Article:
The Twentieth Century Society

Campaigning for outstanding buildings

Photo: Elain Harwood

Scarborough Technical College

College buildings with a marked resemblance to a Mies van der Rohe scheme survive remarkably unaltered

Gollins Melvin Ward were known to be admirers and interpreters of Mies van der Rohe’s architectural style. Their towers in Sheffield and London bear similarities to Mies’ characteristic skyscrapers, and their extensive use of curtain walling across a wide range of projects reinforces the connection.

A GMW scheme in Scarborough has recently come to our attention and its resemblance to Mies’ scheme for the Illinois Institute of Technology (formerly the Armour Institute, designed c. 1941) is particularly striking. Scarborough Technical College was commissioned by North Riding Borough Council’s Education Committee, who had a notable reputation as patrons of high quality architecture. Mies’ IIT designs were published worldwide after the war, coinciding with the commissioning of new Technical Colleges across the country as part of the diversification of secondary and further education.

In 1956–57 GMW designed a group of buildings to house the Technical College, all featuring exposed blackened steel frames, flat roofs, and curtain walling with plate glass and white vitrolite panels. Lower blocks were arranged around a five storey main teaching block, some connected by elevated covered walkways to navigate the sloping site.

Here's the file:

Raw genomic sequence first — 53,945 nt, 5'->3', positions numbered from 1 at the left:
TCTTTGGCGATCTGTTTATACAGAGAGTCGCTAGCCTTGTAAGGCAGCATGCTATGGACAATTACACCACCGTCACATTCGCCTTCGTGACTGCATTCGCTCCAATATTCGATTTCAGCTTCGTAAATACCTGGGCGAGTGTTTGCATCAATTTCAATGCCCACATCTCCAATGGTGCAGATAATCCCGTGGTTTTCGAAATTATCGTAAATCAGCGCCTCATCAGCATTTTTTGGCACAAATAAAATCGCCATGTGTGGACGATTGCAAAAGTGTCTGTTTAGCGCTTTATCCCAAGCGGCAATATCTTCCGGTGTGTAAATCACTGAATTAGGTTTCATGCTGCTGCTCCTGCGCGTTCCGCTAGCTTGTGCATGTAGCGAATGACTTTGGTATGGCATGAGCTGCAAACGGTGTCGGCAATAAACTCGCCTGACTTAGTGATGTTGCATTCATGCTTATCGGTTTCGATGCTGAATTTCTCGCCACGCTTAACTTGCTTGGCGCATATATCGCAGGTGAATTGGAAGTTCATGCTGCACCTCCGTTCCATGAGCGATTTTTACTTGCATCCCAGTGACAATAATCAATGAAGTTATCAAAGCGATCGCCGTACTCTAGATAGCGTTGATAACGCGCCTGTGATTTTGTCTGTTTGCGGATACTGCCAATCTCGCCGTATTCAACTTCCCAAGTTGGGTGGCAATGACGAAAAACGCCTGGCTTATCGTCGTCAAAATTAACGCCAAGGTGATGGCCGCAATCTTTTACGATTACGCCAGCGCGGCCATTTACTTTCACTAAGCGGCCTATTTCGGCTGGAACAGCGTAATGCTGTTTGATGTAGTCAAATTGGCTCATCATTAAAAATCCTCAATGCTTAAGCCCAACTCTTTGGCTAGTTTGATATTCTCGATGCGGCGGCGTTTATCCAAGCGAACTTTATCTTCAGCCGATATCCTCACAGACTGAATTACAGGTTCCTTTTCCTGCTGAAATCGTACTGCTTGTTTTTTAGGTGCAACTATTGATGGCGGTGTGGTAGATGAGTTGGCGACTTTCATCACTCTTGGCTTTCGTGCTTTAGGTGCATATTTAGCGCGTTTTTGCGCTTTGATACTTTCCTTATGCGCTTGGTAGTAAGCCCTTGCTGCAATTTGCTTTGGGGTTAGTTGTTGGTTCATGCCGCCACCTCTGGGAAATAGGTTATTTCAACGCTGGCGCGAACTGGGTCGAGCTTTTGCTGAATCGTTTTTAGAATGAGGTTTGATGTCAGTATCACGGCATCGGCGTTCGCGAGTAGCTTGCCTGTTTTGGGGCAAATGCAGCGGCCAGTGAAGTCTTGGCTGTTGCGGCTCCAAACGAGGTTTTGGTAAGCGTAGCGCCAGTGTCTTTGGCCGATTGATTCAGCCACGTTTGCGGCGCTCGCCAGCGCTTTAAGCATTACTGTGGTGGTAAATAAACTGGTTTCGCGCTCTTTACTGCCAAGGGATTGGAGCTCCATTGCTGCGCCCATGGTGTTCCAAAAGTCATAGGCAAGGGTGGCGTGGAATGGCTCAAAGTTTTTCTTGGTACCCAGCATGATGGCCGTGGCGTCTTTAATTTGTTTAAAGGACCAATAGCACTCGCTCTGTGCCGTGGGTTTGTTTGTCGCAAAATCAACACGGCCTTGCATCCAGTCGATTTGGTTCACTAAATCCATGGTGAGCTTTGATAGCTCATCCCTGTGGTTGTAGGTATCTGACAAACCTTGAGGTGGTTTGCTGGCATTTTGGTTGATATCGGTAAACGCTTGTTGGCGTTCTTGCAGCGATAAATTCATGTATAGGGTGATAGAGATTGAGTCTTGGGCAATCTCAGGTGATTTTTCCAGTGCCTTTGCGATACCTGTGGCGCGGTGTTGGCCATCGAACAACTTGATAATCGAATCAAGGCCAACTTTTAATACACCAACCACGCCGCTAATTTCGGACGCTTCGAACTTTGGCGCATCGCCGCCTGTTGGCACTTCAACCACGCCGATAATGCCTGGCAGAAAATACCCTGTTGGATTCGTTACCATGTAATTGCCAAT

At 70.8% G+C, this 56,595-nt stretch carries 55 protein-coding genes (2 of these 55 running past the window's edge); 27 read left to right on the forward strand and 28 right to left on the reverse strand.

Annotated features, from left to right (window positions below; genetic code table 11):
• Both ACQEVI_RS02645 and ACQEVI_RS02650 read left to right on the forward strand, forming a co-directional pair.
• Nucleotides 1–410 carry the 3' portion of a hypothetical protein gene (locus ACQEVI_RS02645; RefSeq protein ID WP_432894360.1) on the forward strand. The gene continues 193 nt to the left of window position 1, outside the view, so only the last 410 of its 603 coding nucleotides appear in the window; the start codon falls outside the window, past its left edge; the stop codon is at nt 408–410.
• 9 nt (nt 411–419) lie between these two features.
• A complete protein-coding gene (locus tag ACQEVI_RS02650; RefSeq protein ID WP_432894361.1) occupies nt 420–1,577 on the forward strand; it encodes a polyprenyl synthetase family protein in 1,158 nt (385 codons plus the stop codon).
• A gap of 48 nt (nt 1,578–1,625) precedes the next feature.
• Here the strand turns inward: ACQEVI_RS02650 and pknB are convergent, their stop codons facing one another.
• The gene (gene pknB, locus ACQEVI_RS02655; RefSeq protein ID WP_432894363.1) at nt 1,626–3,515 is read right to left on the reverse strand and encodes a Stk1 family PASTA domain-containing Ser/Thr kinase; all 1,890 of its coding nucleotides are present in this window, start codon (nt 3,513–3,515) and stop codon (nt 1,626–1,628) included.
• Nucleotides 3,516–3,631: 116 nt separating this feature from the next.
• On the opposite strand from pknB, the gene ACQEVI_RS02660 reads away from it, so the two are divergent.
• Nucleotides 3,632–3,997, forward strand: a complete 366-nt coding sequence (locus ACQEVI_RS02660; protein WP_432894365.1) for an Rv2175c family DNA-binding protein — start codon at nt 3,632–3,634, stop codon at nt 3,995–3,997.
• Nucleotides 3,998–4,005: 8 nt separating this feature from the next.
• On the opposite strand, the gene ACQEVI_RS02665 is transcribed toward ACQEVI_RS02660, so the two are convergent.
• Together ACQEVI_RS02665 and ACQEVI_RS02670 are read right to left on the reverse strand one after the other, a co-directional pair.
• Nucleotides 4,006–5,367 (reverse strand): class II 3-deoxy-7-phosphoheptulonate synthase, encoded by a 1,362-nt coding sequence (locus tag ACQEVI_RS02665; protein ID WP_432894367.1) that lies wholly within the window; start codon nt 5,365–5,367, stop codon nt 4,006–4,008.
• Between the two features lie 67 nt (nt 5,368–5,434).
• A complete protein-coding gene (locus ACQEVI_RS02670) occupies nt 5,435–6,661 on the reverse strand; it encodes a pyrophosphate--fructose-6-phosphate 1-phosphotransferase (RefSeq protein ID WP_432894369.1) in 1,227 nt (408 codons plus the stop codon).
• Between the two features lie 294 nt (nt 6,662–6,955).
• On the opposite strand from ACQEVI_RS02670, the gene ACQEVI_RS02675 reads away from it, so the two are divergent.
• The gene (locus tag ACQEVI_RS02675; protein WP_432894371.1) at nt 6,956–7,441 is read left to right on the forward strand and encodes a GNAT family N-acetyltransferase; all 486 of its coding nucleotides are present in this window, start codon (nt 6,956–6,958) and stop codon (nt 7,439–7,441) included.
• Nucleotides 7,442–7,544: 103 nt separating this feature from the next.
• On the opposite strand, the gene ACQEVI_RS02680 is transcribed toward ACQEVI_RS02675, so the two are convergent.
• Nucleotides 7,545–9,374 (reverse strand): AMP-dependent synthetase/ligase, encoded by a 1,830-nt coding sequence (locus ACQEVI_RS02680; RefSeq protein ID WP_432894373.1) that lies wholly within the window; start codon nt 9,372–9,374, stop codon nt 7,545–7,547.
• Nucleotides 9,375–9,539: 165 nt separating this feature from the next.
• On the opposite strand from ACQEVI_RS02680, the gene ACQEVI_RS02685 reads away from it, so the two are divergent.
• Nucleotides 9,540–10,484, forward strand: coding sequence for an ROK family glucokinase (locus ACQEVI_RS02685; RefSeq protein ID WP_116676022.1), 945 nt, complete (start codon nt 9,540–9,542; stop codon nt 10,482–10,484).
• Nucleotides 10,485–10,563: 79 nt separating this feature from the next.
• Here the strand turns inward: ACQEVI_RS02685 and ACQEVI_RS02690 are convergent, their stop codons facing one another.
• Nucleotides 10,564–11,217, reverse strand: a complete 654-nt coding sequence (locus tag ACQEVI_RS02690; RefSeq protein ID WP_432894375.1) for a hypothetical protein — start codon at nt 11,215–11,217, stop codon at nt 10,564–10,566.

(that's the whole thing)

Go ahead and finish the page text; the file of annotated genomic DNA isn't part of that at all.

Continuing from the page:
Partial or total replacement of curtain glazing has been a barrier to listing for other GMW buildings. At the Aviva Tower in London, the loss of the surrounding context and insensitive refurbishment schemes have diluted its impact in the eyes of Historic England. Fortunately, Scarborough Technical College is remarkably unaltered, with all of the GMW-designed buildings still intact and almost all of the original glazing in place.

Issues with the loss of playing fields have brought a halt to the plans to clear the site for residential redevelopment, supported by Scarborough’s planning committee last year. We have submitted a listing application to HE, which we hope will be enough to save one of the best preserved and most faithful interpretations of Miesian architecture in the country.

Grace Etherington